Every day, the editors at Kayak Angler receive photos from readers around the world. A steady stream of grip and grins, dawn and dusk, pimped-out kayaks and trophy catches flash across our screens. Now we’re turning the tide with our guide to the most popular paddle-fishing hot spots in the Americas, with local insight from the pros who fish there. These top kayak fishing destinations in Middle America are only as far away as you dare to dream or drive.
[This article is part of our Choose Your Own Adventure series. For more great kayak fishing destinations, see 6 Top Southeast Fishing Hot Spots.]
7 Top Middle America Hot Spots
1 White River, Arkansas
Arkansas’s White River holds rainbow, cut-throat and brook trout, but it is the big brown trout that draw fly anglers from around the world. Damon Bungard slips away from the office to chase trophy browns in the tailwaters of the White River below Bull Shoals Dam.
Bungard says the fish bite year round, but low water is best to sight cast to big, brown shadows hiding in the grass. When the water is high, Bungard drifts nymphs with a 5wt fly rod. An angler can drift up to 18 miles, or paddle upstream to the dam and work his way back to camp. “Don’t overlook side channels,” Bungard stresses, “the fish like to hide from the current.” A Power-Pole Micro mounted on the back of Bungard’s Kilroy sit-inside kayak allows him to throw on the brakes when he spots a honey hole or sees a hovering fish.
Bull Shoals State Park offers tents and cabins, they even rent kayaks and offer a shuttle service for long drifts down the river.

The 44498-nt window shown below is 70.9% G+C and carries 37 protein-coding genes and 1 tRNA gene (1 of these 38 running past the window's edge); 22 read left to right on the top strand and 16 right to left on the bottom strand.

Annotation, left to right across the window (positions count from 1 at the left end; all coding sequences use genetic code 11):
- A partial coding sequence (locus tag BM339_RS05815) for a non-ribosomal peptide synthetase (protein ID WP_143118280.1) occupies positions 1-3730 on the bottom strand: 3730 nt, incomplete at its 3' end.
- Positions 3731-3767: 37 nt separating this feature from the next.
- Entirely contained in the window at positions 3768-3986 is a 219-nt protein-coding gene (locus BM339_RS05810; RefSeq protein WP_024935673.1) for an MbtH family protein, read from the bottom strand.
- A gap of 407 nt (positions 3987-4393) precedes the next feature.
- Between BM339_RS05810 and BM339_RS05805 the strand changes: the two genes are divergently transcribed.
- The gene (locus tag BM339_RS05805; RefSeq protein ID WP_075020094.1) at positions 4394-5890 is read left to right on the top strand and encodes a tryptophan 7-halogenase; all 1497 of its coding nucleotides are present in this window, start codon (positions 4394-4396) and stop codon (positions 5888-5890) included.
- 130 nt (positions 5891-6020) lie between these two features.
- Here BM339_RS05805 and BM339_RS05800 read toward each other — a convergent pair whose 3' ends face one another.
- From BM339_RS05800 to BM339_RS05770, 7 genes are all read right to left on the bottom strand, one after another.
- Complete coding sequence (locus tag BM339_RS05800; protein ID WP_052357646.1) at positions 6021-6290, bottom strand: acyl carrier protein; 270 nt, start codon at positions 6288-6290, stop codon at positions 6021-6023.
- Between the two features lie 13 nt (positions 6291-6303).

2 Grand Isle, Louisiana
If red drum tail through your dreams, then rise and shine in Grand Isle, Louisiana. Thousands of square miles of marsh and ponds surround the thin barrier island between Caminada Bay and the Gulf of Mexico. Captain Danny Wray and wife Kristina of Calm Water Charters are on the water every day looking for reds and trout. “As a starting point, launch anywhere along highway LA 1 choosing the side of the road that has the cleanest water.”
Beginners should purchase a couple dozen minnows at a local tackle shop and fish popping corks in cuts and drains where the water is flowing. More advanced anglers can target larger reds with topwater lures, spinners and soft-plastics. The world-class red fishing draws more than 700 anglers to the Ride the Bull tournament each August. The sleepy fishing village offers accommodations ranging from campsites to mom-and-pop hotels and reasonably priced rental properties.
3 Lake Michigan
Local: Chris LeMessurier
Target: Fall is the end of the tourist run and the start of the salmon run.
Launch: Any public boat ramp or park at the end of a dead end and drag over the sand to the lake.
Tactic: Trolling big-lipped, deep-diving crankbaits.
Tackle: Heavy-action conventional rod and reel with 40-pound braided line.
Tips: Use a reel with a line counter to monitor how deep the lure is swimming.
Don’t Miss: Hike up Pyramid Point Trail for a scenic overlook of the lake.
Eat: Art’s Tavern in Glen Arbor. Order a cheeseburger in paradise.
4 Austin, Texas
Everything is bigger in Texas and bass are no exception. Lady Bird Lake in the heart of Austin is famous for producing many of the biggest bucketmouths. Tournament pro, Ray Martinez, has the city waters dialed in. He’s won several events on the lake.
To target Lone Star lunkers, Martinez uses a Texas rig, of course. “Creature baits work really, really well,” he says, “and don’t forget about topwater frogs.” Work the submerged grass or cast under tree branches to find big bass. According to Martinez, the lake is full of trophy largemouth, but, “Winter produces some toads,” he says. The best launch is under the I-35 bridge.